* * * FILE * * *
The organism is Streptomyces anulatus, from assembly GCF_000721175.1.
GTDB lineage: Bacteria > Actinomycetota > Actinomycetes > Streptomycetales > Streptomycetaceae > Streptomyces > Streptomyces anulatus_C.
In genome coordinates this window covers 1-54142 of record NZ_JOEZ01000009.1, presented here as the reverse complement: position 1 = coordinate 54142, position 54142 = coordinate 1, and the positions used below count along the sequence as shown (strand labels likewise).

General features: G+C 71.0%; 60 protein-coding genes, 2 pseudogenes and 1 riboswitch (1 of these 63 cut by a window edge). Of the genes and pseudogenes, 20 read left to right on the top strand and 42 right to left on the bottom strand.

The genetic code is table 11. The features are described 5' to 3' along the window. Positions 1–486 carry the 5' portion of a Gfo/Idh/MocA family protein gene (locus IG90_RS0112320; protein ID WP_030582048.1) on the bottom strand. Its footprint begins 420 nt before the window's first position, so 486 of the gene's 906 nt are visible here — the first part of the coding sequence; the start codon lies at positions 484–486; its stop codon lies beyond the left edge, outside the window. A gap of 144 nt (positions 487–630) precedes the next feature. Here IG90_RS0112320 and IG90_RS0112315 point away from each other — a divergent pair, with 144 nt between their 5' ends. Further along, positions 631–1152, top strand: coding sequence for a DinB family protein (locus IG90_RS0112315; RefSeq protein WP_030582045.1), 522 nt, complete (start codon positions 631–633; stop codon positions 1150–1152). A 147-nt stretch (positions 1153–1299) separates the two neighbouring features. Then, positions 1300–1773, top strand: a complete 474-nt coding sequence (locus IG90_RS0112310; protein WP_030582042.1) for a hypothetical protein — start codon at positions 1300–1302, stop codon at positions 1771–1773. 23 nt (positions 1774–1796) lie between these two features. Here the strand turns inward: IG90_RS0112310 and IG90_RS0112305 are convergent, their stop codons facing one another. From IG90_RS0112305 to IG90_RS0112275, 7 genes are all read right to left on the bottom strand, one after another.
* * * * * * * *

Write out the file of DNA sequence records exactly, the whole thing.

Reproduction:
The organism is Streptomyces anulatus, from assembly GCF_000721175.1.
GTDB lineage: Bacteria > Actinomycetota > Actinomycetes > Streptomycetales > Streptomycetaceae > Streptomyces > Streptomyces anulatus_C.
In genome coordinates this window covers 1-54142 of record NZ_JOEZ01000009.1, presented here as the reverse complement: position 1 = coordinate 54142, position 54142 = coordinate 1, and the positions used below count along the sequence as shown (strand labels likewise).

General features: G+C 71.0%; 60 protein-coding genes, 2 pseudogenes and 1 riboswitch (1 of these 63 cut by a window edge). Of the genes and pseudogenes, 20 read left to right on the top strand and 42 right to left on the bottom strand.

The genetic code is table 11. The features are described 5' to 3' along the window. Positions 1–486 carry the 5' portion of a Gfo/Idh/MocA family protein gene (locus IG90_RS0112320; protein ID WP_030582048.1) on the bottom strand. Its footprint begins 420 nt before the window's first position, so 486 of the gene's 906 nt are visible here — the first part of the coding sequence; the start codon lies at positions 484–486; its stop codon lies beyond the left edge, outside the window. A gap of 144 nt (positions 487–630) precedes the next feature. Here IG90_RS0112320 and IG90_RS0112315 point away from each other — a divergent pair, with 144 nt between their 5' ends. Further along, positions 631–1152, top strand: coding sequence for a DinB family protein (locus IG90_RS0112315; RefSeq protein WP_030582045.1), 522 nt, complete (start codon positions 631–633; stop codon positions 1150–1152). A 147-nt stretch (positions 1153–1299) separates the two neighbouring features. Then, positions 1300–1773, top strand: a complete 474-nt coding sequence (locus IG90_RS0112310; protein WP_030582042.1) for a hypothetical protein — start codon at positions 1300–1302, stop codon at positions 1771–1773. 23 nt (positions 1774–1796) lie between these two features. Here the strand turns inward: IG90_RS0112310 and IG90_RS0112305 are convergent, their stop codons facing one another. From IG90_RS0112305 to IG90_RS0112275, 7 genes are all read right to left on the bottom strand, one after another.